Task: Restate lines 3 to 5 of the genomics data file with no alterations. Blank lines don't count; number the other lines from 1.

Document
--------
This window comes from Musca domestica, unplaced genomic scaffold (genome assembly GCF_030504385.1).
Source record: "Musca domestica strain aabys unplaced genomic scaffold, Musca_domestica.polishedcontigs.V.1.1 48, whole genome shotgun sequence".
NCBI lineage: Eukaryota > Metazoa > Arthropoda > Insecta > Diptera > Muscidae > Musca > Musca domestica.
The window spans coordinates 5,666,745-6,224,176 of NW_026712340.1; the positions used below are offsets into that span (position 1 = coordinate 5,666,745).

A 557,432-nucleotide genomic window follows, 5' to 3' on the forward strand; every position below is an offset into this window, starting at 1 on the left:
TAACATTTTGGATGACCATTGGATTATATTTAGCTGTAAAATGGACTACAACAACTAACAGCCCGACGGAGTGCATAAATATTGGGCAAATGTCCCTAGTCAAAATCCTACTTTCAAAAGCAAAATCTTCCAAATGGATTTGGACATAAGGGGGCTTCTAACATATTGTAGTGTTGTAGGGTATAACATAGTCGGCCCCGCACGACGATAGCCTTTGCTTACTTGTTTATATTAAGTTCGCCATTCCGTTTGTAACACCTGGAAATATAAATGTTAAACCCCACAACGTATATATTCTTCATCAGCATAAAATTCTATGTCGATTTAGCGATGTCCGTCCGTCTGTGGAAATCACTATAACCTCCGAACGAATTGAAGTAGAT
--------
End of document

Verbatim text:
NCBI lineage: Eukaryota > Metazoa > Arthropoda > Insecta > Diptera > Muscidae > Musca > Musca domestica.
The window spans coordinates 5,666,745-6,224,176 of NW_026712340.1; the positions used below are offsets into that span (position 1 = coordinate 5,666,745).

A 557,432-nucleotide genomic window follows, 5' to 3' on the forward strand; every position below is an offset into this window, starting at 1 on the left: